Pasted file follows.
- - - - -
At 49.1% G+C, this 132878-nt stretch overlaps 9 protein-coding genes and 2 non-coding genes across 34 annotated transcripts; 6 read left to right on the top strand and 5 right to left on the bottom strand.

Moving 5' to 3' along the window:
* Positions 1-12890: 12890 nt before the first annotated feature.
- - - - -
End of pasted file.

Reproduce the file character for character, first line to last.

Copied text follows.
At 49.1% G+C, this 132878-nt stretch overlaps 9 protein-coding genes and 2 non-coding genes across 34 annotated transcripts; 6 read left to right on the top strand and 5 right to left on the bottom strand.

Moving 5' to 3' along the window:
* Positions 1-12890: 12890 nt before the first annotated feature.